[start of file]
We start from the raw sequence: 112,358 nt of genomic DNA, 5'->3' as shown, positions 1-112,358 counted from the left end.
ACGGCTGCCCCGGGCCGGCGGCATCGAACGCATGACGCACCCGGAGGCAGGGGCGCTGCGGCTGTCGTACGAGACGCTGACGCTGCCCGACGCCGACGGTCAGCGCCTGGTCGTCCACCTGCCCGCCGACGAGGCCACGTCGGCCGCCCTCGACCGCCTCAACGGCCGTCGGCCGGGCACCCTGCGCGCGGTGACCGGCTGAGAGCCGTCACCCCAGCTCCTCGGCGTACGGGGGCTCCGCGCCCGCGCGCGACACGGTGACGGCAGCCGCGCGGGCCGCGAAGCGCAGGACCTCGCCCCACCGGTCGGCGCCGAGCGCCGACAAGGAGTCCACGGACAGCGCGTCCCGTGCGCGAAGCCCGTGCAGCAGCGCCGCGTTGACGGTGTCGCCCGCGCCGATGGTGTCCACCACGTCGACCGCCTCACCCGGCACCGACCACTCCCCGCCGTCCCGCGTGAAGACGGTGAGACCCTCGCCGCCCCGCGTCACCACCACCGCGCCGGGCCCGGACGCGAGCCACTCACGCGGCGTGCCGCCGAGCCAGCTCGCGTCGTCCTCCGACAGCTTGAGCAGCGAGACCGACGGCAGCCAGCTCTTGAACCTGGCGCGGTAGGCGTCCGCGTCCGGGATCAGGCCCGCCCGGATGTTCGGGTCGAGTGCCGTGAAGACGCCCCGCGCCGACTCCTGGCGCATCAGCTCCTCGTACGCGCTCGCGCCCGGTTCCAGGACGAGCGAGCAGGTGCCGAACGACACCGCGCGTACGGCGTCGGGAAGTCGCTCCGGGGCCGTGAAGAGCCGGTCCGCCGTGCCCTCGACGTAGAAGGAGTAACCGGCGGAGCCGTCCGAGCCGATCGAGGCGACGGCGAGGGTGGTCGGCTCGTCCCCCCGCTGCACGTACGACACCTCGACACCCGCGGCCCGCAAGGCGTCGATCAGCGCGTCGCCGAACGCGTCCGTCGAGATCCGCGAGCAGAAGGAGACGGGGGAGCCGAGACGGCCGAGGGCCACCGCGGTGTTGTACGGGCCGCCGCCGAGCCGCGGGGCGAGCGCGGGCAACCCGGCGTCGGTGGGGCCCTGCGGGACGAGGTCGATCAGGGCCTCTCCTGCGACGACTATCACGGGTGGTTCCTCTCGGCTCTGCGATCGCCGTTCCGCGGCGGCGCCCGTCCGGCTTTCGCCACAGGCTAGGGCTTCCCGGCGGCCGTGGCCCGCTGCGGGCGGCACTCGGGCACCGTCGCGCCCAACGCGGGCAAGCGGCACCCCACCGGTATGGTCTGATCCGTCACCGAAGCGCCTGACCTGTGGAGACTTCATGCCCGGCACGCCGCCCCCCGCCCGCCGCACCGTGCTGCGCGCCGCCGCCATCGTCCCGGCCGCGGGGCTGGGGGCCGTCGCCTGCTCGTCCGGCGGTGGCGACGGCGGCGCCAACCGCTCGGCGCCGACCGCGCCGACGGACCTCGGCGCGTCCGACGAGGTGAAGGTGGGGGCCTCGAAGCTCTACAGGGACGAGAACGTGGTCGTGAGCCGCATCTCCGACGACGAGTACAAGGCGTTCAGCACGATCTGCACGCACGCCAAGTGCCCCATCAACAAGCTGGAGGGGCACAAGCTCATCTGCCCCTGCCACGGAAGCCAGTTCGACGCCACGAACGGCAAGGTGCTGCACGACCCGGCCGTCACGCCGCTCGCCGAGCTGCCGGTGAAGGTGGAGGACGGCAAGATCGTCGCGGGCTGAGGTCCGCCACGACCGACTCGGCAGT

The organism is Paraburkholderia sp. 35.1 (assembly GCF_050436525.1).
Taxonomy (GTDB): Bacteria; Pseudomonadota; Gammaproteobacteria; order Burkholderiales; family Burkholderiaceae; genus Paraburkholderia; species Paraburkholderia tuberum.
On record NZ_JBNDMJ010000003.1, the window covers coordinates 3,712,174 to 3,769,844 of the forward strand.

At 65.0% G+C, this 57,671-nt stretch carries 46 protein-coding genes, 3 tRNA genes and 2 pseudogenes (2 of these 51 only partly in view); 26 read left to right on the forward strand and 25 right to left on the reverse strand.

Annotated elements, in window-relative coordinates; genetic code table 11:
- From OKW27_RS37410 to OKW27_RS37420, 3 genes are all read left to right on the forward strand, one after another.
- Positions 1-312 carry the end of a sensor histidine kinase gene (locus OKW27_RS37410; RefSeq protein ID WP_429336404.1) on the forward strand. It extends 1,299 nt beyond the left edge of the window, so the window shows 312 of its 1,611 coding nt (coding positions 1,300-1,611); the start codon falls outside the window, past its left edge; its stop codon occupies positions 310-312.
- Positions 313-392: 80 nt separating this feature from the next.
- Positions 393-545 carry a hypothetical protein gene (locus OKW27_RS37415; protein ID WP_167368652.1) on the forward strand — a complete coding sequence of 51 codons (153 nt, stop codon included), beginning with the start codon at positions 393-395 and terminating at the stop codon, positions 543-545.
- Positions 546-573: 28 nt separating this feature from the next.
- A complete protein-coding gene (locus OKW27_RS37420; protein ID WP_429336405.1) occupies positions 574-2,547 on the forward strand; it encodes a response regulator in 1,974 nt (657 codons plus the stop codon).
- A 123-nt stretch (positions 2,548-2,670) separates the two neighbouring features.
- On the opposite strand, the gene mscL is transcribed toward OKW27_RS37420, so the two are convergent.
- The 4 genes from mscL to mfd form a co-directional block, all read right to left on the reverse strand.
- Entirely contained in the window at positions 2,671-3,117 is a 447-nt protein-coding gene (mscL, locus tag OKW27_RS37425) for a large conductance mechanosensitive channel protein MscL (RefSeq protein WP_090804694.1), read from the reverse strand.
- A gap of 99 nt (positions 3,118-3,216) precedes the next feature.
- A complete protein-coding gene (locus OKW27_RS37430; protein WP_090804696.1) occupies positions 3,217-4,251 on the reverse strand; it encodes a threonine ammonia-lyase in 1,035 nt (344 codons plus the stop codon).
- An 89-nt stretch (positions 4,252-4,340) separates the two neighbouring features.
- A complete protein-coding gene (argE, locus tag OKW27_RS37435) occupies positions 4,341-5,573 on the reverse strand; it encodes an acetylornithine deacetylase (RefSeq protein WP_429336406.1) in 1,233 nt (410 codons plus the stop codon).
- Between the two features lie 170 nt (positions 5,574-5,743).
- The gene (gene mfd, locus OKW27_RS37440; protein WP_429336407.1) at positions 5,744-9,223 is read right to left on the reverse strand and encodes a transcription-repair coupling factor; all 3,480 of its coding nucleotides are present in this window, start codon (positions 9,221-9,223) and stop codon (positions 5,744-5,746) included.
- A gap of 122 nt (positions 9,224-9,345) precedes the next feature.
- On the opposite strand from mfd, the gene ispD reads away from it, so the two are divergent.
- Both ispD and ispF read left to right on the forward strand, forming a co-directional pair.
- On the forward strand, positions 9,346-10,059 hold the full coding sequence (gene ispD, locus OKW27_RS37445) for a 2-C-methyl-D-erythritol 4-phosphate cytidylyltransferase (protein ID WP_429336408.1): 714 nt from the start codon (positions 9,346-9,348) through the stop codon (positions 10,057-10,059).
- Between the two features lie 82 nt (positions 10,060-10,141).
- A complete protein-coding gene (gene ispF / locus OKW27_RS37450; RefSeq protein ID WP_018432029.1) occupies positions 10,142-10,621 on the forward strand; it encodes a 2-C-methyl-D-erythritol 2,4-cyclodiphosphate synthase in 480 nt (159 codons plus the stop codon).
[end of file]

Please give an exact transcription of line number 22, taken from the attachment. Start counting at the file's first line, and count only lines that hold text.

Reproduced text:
- Between the two features lie 170 nt (positions 5,574-5,743).